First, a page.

Meet GMA’s Consultant: Greg Fender

December 3, 2019

Many of you may know Greg Fender. He provides technical assistance to local governments on negotiating franchise and pole attachment agreements with companies that utilize a city’s right of way and facilities. He also assists cities in figuring out how they can maximize the revenue collected from companies that use their public right of way. For Greg, it’s important to make sure local governments are compensated the correct amount of money and that companies comply with local ordinances.

Greg works hard to make sure cities receive the maximum amount of revenue allowed by federal and state law. He says, “It’s in the taxpayer’s interest. The more we can maximize those type of revenues will result, in local governments  relying less on property tax revenue. And those efforts let citizens know that companies using the city’s infrastructure, rights of way, and governmental facilities are paying their fair share and that the city is not subsidizing a private company.”

So how did Greg get started in this industry, and from where does his passion stem? To find out, we sat down with Greg to discuss his background, his enthusiasm for helping cities, and the importance of GMA’s cable and telecommunications program. 

How did you get started in cable and telecommunications? What lit the spark for you?
In 1986, I started working with GMA as manager of marketing for the employee benefits and risk management programs. During my initial 7 years with GMA, I developed a strong interest and respect for how cities pooled their resources together to create cost-effective programs for life and health insurance, workers compensation, and GMA’s statewide retirement system.

Because I had a political science background, I  expressed to GMA in 1992 some interest in lobbying. As one of my first lobbying assignments I worked with several cities that expressed interest in possibly amending the Revenue Bond Act to allow them to use revenue bonds to build and operate their own cable systems. This was in response to many citizens complaining about cable rates going up combined with poor service from the cable companies. Many of these cities were full utility cities that already provided electric, gas, and water services, so going into cable seemed like a natural evolution.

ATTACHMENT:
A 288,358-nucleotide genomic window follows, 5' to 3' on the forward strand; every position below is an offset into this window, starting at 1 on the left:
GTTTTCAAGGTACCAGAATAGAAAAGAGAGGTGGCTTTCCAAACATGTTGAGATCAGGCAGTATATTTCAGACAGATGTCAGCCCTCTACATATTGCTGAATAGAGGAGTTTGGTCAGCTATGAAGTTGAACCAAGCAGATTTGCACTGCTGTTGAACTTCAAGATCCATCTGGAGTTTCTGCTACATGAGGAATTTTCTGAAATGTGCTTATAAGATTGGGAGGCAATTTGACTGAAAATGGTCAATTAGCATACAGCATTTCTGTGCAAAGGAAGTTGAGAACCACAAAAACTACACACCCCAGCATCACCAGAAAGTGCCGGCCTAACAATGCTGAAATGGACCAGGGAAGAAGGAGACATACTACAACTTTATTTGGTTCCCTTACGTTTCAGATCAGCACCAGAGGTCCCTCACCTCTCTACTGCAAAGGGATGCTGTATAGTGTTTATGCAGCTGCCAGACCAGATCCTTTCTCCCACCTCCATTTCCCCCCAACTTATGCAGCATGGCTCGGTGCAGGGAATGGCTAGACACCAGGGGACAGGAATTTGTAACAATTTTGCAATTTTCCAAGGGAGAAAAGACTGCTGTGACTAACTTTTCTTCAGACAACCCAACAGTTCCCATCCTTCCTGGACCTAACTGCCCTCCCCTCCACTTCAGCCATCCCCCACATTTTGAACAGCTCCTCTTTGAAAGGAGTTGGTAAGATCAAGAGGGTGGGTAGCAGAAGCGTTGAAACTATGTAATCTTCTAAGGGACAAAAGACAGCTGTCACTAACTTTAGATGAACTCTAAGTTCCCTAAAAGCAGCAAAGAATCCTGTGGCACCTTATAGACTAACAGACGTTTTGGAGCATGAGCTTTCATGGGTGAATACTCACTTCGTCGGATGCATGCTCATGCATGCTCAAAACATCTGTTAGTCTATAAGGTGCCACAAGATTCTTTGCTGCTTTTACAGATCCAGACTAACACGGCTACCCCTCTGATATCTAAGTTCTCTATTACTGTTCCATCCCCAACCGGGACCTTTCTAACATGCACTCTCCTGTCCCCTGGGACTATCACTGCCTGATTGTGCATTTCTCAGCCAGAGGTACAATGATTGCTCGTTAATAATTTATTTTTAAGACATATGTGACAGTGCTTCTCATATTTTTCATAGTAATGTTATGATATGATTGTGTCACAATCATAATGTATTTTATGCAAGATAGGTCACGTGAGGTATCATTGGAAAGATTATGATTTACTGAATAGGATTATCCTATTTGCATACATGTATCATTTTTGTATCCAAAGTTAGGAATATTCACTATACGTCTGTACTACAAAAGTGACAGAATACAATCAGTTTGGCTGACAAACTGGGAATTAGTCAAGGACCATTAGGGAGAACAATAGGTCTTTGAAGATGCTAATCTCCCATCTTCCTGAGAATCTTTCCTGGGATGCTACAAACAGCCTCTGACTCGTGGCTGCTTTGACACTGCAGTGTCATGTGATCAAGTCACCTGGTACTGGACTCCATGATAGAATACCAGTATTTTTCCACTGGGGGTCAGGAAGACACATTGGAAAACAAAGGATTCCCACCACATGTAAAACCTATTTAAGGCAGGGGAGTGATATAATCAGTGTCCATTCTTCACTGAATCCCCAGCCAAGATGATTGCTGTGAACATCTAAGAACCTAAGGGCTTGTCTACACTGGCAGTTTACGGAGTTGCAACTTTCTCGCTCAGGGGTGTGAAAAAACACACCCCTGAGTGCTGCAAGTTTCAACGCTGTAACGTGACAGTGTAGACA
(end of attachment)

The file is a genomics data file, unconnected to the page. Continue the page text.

Of course, the Georgia Cable Association did not support this initiative and the Georgia General Assembly basically said, “You two work this out and come back to us.” So, we created a committee made up of cable association  and city representatives. I was assigned to serve as the staff liaison for that committee.

In the process of doing research for that committee about cable and television law, I read an article about  a couple of cities’ in the Northeast whose franchise renewals were up with their local cable company. The cities  didn’t have the expertise to negotiate with the company and they realized it would be quite expensive to bring in an auditor to determine if the cable companies were paying them correctly, for an engineer to determine what type of systems the community would like to support, and to acquire the legal expertise to draw up a proper document. So, the two cities decided to pool their resources  and jointly hire the professionals needed to help them.
When I read that article, a light went on in my head: Why stop at two cities? Why not pool every city in the state, and then hire experts to help the cities do these things?